AS MANY as 90,000 motorists may be driving around with badly fitted windscreens which could cost them their lives in a crash, an Oireachtas committee has heard.
A survey estimated that between 59,000 and 90,000 cars could have had their windscreens incorrectly replaced with inferior materials.
In a presentation to the Oireachtas Transport Committee, Autoglass Ireland said a windscreen accounted for up to 30pc of the structural integrity of a car. It also helped prevent the roof collapsing in the the event of the car rolling over in a crash.
Company officials said that the airbag relies on support from the windscreen to work properly.
A survey commissioned by Autoglass Ireland and carried out by the UK's Transport Research Laboratory found more than 35pc of replaced windscreens had a safety issue, with more than 14pc of these rated as serious.
The study also found that some windscreens were so badly fitted they could be pushed out by hand.
Autoglass Ireland general manager Heiner Herz said the "shocking" study showed that some windscreens were being replaced with inferior materials and incorrect practices which could have a serious impact on the motorist.
He said it showed that between 59,000 to 90,000 windscreens in Ireland could have significant safety issues, based on the numbers replaced over a five-year period.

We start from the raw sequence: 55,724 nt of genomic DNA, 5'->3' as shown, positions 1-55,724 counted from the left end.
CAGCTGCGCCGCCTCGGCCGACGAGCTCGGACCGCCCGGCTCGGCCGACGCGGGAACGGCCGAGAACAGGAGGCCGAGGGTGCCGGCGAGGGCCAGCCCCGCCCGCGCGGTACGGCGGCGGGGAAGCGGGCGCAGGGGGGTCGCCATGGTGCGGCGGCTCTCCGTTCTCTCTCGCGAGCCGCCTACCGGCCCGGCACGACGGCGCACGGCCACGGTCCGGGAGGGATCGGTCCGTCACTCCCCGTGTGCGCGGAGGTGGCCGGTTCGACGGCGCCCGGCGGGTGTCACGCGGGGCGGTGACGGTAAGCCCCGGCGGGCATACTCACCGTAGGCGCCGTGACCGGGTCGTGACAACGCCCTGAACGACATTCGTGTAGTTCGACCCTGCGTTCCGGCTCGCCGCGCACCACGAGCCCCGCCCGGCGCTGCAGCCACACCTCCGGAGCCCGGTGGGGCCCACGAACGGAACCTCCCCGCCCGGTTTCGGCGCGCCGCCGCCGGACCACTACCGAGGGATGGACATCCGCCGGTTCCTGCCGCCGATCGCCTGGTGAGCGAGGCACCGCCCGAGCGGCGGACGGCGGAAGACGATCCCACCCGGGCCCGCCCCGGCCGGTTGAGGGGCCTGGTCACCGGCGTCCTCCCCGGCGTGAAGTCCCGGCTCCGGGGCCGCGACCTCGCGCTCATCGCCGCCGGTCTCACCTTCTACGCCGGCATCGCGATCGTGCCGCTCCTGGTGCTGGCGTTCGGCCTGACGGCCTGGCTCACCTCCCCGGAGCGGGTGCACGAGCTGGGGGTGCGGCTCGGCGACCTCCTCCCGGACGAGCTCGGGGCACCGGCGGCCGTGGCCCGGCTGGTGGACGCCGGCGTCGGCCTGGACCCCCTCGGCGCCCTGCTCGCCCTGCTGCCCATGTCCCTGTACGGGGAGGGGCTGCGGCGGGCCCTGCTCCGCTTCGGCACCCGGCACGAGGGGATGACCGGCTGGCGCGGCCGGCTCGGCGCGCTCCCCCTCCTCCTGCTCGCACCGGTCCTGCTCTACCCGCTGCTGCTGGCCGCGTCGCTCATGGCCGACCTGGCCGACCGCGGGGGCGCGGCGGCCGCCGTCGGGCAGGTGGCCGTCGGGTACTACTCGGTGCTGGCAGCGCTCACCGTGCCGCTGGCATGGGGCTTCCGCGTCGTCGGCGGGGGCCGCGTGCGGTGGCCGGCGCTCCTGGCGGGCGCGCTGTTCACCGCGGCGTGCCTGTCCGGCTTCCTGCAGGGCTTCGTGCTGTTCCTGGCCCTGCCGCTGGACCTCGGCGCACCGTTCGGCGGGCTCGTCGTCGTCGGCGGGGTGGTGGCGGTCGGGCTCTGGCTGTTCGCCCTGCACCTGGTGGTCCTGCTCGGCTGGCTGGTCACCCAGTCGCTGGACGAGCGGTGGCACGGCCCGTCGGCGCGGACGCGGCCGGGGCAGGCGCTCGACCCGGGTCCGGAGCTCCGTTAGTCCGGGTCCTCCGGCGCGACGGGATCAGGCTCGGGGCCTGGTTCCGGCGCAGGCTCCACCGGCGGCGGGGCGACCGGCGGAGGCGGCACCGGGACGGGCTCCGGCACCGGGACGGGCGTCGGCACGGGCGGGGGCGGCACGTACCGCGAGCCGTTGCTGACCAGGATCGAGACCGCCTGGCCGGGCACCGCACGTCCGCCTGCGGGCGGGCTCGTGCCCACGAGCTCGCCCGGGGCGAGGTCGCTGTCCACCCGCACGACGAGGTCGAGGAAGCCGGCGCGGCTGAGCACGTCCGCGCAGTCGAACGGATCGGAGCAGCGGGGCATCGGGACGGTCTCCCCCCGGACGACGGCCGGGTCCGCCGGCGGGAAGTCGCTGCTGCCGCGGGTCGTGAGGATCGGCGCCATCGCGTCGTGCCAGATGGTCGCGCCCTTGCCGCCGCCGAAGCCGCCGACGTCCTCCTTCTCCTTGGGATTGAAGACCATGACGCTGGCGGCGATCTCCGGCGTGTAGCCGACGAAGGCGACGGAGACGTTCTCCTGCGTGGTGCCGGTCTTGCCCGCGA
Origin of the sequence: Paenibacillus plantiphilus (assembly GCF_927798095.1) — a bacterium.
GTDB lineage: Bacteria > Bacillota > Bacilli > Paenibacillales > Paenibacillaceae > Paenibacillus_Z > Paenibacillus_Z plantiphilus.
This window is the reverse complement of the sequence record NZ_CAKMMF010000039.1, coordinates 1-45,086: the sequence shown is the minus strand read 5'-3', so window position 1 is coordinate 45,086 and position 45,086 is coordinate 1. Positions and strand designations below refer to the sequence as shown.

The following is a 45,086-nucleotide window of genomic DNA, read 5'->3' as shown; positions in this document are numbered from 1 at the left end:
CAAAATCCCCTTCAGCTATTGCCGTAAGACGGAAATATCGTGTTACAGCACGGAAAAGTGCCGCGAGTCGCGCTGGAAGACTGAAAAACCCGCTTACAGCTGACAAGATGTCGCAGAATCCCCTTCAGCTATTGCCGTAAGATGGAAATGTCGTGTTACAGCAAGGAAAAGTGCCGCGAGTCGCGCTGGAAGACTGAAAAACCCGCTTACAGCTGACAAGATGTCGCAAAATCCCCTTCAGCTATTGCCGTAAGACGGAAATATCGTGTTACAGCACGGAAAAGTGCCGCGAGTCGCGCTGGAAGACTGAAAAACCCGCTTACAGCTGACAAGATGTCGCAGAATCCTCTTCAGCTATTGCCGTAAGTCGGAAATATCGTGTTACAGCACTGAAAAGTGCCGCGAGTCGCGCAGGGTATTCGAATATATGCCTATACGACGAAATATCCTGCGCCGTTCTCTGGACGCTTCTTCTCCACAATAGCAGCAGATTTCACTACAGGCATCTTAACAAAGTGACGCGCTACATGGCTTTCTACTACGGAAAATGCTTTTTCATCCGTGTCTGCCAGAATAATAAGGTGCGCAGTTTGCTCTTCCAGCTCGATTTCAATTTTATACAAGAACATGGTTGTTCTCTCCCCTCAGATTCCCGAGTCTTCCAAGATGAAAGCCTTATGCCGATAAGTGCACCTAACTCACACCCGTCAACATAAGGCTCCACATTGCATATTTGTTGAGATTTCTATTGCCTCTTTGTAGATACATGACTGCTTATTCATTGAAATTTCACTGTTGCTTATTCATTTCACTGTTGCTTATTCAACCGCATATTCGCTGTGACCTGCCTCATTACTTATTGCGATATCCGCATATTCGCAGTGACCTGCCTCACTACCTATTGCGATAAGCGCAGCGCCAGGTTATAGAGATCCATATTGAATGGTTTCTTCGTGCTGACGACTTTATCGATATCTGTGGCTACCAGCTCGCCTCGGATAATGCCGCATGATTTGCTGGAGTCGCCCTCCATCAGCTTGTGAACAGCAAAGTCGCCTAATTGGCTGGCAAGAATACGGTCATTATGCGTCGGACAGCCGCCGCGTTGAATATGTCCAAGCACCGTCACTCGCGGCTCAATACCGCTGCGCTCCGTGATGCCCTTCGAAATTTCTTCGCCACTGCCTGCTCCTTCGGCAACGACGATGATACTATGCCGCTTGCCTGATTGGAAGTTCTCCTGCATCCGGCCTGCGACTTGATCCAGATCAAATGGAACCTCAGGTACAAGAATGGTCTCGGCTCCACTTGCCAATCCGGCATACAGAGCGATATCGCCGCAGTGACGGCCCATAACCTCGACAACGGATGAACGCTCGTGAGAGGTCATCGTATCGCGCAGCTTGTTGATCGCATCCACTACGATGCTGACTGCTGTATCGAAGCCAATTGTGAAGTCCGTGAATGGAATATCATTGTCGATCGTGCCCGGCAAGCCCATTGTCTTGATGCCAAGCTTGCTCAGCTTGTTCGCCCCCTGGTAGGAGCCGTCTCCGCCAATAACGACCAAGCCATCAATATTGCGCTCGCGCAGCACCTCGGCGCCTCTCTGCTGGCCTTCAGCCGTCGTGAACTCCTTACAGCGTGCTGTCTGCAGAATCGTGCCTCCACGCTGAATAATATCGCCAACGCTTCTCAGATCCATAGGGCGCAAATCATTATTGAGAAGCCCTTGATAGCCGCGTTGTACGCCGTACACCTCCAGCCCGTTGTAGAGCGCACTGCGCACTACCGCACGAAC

"The result of this practice is that corners are cut and the lives of motorists are put at risk," he said.
Mr Herz said that new cars were not affected, as the problem only affected replacement windscreens.
"The problem is exacerbated by the lack of regulation governing the type of materials and the standards applied to those that fit the materials.
"Customers are entitled under the law to have any component of their vehicle replaced or repaired to the same standard that it was before damage occurred. The TRL evidence shows that this is simply not happening."
The committee agreed to draw up a report for the Department of Transport and the Road Safety Authority which it is due to hear evidence from next week.